Anyway, as like you, I'm sure - I can't wait to see the finished house. Eventually. :)

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    Replies
    1. I agree Chris, I always need to know "why" :) The floors are a good example, they are made of soft pine and were always intended to be covered by carpet or lino. They are actually too soft for regular traffic. We were originally thinking to polish and seal them, but you end up with the gaps, like you said. Also I wanted to use a natural beeswax finish rather than high VOC varnishes. Now I understand that they are not meant to be polished, I'm thinking about it differently. We are looking at other options to cover the floor, although carpet is not one of them with the dog inside...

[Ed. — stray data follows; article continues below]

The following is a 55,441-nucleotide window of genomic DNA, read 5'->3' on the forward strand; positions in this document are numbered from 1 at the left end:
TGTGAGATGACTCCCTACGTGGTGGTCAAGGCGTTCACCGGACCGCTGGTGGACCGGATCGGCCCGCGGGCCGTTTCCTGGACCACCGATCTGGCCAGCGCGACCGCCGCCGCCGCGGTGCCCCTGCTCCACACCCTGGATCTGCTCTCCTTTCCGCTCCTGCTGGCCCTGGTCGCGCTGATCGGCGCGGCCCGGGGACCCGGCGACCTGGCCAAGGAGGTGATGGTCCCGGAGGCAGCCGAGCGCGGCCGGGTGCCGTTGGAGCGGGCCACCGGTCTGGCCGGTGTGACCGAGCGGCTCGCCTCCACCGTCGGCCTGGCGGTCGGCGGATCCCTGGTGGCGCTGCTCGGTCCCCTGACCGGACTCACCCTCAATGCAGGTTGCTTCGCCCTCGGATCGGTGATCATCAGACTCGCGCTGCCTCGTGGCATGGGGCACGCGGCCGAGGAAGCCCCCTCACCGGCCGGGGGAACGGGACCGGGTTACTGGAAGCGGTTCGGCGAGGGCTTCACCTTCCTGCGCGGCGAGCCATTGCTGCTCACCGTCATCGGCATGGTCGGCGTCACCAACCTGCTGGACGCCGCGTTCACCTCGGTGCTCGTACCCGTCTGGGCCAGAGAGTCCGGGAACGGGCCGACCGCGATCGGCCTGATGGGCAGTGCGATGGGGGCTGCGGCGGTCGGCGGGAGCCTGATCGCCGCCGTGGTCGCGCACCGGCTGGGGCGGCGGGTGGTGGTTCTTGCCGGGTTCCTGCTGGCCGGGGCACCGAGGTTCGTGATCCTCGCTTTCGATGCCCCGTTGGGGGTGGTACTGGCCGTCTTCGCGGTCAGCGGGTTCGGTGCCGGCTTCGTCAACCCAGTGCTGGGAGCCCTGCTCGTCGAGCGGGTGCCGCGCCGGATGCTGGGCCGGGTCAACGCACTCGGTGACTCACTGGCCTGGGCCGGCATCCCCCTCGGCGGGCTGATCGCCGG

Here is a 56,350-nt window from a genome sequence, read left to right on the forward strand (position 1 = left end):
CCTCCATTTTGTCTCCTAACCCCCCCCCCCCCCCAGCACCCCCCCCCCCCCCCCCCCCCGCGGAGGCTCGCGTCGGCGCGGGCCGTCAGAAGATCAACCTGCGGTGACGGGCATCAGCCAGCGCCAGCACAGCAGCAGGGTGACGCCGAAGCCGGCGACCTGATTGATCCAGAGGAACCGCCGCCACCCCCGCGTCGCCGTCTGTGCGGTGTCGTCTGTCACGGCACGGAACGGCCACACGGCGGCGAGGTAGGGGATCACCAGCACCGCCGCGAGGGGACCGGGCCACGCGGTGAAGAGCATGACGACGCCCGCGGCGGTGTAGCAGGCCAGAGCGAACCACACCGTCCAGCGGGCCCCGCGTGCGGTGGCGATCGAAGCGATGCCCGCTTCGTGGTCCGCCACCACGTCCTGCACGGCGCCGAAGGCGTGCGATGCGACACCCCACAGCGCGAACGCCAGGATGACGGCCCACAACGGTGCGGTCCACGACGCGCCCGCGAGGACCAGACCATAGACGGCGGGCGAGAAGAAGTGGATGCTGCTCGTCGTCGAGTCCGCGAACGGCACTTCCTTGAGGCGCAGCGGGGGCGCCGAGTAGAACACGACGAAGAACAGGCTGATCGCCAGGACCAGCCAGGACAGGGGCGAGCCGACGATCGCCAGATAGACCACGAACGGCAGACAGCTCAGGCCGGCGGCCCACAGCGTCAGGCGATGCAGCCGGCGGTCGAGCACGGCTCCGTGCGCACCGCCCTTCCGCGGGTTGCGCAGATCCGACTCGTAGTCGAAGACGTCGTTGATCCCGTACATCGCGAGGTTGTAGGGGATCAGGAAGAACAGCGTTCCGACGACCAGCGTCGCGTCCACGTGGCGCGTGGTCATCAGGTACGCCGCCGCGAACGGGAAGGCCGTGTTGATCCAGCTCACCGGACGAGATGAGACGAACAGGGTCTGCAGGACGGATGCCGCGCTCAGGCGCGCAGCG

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    2. They do make some great lino's nowadays, to even look like wooden floorboards. Although if you had the budget for it, cork would be fantastic too.

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  3. It's really starting to come together, but lovely to see you are doing it with such compassion.
    I don't think I would be able to have the patience or skills to do that.. well done Liz. Cheers Jane.

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  4. Just found your blog... We're on a similar journey up in Agnes Water having moved a 100 year old Queenslander from Murgon. Got the book too!